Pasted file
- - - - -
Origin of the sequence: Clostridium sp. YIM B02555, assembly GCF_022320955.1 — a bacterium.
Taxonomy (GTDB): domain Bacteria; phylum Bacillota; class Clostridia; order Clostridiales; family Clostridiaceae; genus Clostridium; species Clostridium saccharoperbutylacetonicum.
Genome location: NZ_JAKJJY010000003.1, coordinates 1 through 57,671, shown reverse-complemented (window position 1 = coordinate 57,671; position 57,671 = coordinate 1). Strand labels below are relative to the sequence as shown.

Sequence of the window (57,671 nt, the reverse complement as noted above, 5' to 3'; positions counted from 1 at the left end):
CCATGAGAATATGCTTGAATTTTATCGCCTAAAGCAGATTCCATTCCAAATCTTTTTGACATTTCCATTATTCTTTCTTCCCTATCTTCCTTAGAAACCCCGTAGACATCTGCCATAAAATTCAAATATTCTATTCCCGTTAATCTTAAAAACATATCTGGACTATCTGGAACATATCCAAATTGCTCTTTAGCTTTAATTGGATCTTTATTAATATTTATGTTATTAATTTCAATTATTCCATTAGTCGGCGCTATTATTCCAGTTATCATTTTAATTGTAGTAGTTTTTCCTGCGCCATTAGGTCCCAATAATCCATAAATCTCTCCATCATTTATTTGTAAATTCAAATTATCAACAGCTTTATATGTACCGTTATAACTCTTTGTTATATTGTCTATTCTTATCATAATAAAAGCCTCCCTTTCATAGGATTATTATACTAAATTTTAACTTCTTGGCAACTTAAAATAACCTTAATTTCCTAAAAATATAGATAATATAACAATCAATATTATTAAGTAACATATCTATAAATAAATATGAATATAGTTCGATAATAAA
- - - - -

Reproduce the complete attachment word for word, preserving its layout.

Origin of the sequence: Clostridium sp. YIM B02555, assembly GCF_022320955.1 — a bacterium.
Taxonomy (GTDB): domain Bacteria; phylum Bacillota; class Clostridia; order Clostridiales; family Clostridiaceae; genus Clostridium; species Clostridium saccharoperbutylacetonicum.
Genome location: NZ_JAKJJY010000003.1, coordinates 1 through 57,671, shown reverse-complemented (window position 1 = coordinate 57,671; position 57,671 = coordinate 1). Strand labels below are relative to the sequence as shown.

Sequence of the window (57,671 nt, the reverse complement as noted above, 5' to 3'; positions counted from 1 at the left end):
CCATGAGAATATGCTTGAATTTTATCGCCTAAAGCAGATTCCATTCCAAATCTTTTTGACATTTCCATTATTCTTTCTTCCCTATCTTCCTTAGAAACCCCGTAGACATCTGCCATAAAATTCAAATATTCTATTCCCGTTAATCTTAAAAACATATCTGGACTATCTGGAACATATCCAAATTGCTCTTTAGCTTTAATTGGATCTTTATTAATATTTATGTTATTAATTTCAATTATTCCATTAGTCGGCGCTATTATTCCAGTTATCATTTTAATTGTAGTAGTTTTTCCTGCGCCATTAGGTCCCAATAATCCATAAATCTCTCCATCATTTATTTGTAAATTCAAATTATCAACAGCTTTATATGTACCGTTATAACTCTTTGTTATATTGTCTATTCTTATCATAATAAAAGCCTCCCTTTCATAGGATTATTATACTAAATTTTAACTTCTTGGCAACTTAAAATAACCTTAATTTCCTAAAAATATAGATAATATAACAATCAATATTATTAAGTAACATATCTATAAATAAATATGAATATAGTTCGATAATAAA